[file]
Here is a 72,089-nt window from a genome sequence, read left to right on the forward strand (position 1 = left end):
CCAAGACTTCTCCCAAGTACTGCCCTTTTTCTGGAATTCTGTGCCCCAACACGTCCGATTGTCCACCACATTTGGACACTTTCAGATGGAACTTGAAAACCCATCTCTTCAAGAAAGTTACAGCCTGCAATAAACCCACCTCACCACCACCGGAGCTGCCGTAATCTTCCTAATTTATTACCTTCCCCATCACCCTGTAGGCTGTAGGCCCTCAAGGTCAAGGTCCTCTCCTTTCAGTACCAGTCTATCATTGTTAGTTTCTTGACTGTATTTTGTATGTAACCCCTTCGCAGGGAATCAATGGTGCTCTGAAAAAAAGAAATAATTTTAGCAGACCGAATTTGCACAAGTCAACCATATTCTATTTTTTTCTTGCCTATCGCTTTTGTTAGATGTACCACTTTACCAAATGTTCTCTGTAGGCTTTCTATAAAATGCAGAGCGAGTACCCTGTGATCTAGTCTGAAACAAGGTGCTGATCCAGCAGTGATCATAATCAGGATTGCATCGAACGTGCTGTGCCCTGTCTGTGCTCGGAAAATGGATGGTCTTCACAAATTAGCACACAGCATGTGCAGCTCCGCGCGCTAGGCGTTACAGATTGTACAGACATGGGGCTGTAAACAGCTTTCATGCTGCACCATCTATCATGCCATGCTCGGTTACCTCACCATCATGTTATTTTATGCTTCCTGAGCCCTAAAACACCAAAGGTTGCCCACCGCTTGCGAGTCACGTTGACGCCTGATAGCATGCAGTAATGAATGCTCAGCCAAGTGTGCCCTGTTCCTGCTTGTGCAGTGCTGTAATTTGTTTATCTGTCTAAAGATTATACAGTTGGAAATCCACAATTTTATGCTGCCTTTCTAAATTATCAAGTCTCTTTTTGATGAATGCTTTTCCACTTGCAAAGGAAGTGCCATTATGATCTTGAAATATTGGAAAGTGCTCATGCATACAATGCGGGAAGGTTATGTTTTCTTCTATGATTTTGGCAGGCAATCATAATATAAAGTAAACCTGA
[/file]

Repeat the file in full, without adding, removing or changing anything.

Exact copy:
Here is a 72,089-nt window from a genome sequence, read left to right on the forward strand (position 1 = left end):
CCAAGACTTCTCCCAAGTACTGCCCTTTTTCTGGAATTCTGTGCCCCAACACGTCCGATTGTCCACCACATTTGGACACTTTCAGATGGAACTTGAAAACCCATCTCTTCAAGAAAGTTACAGCCTGCAATAAACCCACCTCACCACCACCGGAGCTGCCGTAATCTTCCTAATTTATTACCTTCCCCATCACCCTGTAGGCTGTAGGCCCTCAAGGTCAAGGTCCTCTCCTTTCAGTACCAGTCTATCATTGTTAGTTTCTTGACTGTATTTTGTATGTAACCCCTTCGCAGGGAATCAATGGTGCTCTGAAAAAAAGAAATAATTTTAGCAGACCGAATTTGCACAAGTCAACCATATTCTATTTTTTTCTTGCCTATCGCTTTTGTTAGATGTACCACTTTACCAAATGTTCTCTGTAGGCTTTCTATAAAATGCAGAGCGAGTACCCTGTGATCTAGTCTGAAACAAGGTGCTGATCCAGCAGTGATCATAATCAGGATTGCATCGAACGTGCTGTGCCCTGTCTGTGCTCGGAAAATGGATGGTCTTCACAAATTAGCACACAGCATGTGCAGCTCCGCGCGCTAGGCGTTACAGATTGTACAGACATGGGGCTGTAAACAGCTTTCATGCTGCACCATCTATCATGCCATGCTCGGTTACCTCACCATCATGTTATTTTATGCTTCCTGAGCCCTAAAACACCAAAGGTTGCCCACCGCTTGCGAGTCACGTTGACGCCTGATAGCATGCAGTAATGAATGCTCAGCCAAGTGTGCCCTGTTCCTGCTTGTGCAGTGCTGTAATTTGTTTATCTGTCTAAAGATTATACAGTTGGAAATCCACAATTTTATGCTGCCTTTCTAAATTATCAAGTCTCTTTTTGATGAATGCTTTTCCACTTGCAAAGGAAGTGCCATTATGATCTTGAAATATTGGAAAGTGCTCATGCATACAATGCGGGAAGGTTATGTTTTCTTCTATGATTTTGGCAGGCAATCATAATATAAAGTAAACCTGA